Tag Archives: Molly O’Meara
When Jason D. Rennie was tapped to direct the upcoming staged reading of MACBETH at the Encinitas Library this Monday, he could not help but recall his first co-directing stint with Intrepid in 2009. “This particular play mixes nostalgia and significance for all of us,” he says.
How does directing a staged reading of this play differ from co-directing Intrepid’s inaugural production three years ago?
Well, for one thing, the original Intrepid production ran about 90 minutes and was played with only seven actors. Monday’s staged reading allows for a little more flexibility – a few more actors have been cast, which means less doubling (or tripling) roles, and more of the text has been captured in some significant scenes.
Plus, it’s Halloween, which means that Jason was very excited to “creepify” the show, adding back in the character of Hecate as well as the witches (who were disembodied voices offstage in 2009).
“The play is psychologically horrific,” he says, “and the witches are the physical embodiment of the evil that dwells in the world, and possibly within each of us. I wanted to embrace the atmosphere of spooking and haunting that comes with this time of year by accentuating the eerie and occult nature of Hecate and the Weird Sisters.”
That shouldn’t be difficult. Shakespeare’s witches have been portrayed throughout time as various incarnations of creepy, and Monday’s reading shouldn’t be any different with Savvy Scopelleti, Steve Grawrock, and Danny Campbell stepping into the roles. Molly O’Meara will be illuminating the role of Hecate.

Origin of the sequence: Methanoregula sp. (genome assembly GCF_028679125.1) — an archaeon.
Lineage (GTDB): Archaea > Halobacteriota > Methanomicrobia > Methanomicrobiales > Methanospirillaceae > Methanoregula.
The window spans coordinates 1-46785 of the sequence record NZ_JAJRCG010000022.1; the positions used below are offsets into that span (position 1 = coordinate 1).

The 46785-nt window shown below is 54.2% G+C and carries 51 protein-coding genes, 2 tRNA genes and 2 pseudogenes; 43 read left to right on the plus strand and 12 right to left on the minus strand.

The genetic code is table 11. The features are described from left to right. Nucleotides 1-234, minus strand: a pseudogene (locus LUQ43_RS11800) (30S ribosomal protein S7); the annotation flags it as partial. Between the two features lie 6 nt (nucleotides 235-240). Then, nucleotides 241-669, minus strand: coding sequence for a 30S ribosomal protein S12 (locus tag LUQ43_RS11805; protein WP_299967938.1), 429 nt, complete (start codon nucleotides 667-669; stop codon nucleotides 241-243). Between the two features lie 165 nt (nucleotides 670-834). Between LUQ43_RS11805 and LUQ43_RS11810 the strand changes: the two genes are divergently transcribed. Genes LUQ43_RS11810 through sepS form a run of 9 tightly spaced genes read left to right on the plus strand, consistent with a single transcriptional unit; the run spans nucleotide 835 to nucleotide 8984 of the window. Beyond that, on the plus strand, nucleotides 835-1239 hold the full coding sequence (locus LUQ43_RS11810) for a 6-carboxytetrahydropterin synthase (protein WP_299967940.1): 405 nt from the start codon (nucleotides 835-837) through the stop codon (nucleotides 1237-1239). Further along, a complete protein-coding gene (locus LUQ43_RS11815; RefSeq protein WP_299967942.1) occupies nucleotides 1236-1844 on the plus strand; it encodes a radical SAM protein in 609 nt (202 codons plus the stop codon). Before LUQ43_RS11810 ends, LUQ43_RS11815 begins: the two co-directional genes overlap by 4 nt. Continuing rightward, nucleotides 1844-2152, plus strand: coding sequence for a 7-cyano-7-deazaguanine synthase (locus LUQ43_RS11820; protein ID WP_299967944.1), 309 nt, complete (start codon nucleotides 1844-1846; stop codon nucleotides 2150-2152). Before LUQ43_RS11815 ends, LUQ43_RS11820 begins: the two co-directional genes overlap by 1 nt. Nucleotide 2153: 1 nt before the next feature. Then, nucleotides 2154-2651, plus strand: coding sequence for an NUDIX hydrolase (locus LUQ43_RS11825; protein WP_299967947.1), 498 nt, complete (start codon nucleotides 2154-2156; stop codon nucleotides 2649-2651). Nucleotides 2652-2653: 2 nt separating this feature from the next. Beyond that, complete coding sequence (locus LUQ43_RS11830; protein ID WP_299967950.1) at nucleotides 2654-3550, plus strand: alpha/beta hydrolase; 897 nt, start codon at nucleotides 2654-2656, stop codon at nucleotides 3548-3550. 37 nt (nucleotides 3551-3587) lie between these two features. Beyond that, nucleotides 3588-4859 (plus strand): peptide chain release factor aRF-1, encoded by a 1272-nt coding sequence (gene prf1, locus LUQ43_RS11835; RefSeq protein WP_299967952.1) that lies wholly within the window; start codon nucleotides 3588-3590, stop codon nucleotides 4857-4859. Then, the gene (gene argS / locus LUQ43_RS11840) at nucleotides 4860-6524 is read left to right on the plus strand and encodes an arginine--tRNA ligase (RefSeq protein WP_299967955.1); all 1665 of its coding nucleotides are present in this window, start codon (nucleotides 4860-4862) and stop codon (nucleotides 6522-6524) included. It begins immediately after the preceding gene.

“These witches are more than just pointy hats,” says Savvy, commenting on the conjuring spells used by her character. “Shakespeare wrote their language in a way that is constantly spiraling, the trochaic meter setting them apart from other characters in the play. It’s utterly fascinating.”
Is she creeped out by portraying a Weird Sister? She hesitates.
“If I believed in witches and spells, I would be creeped out, definitely,” she decided. “But this is all just pretend, right?”
Of course. But Jason’s direction sprinkles the play with ethical ponderings for those of us in the non-pretend world, as well.
“However I highlight their presence as the minions of evil, the fact is that the witches do not actually commit any evil – they merely awaken the ambition within Macbeth and stoke that flame until it consumes him. The truly unsettling spookiness of the play is that it forces us as spectators to wonder whether such dark forces lay dormant within ourselves and, if kindled, could we withstand them?”
A appropriately haunting thought, indeed. — T.T.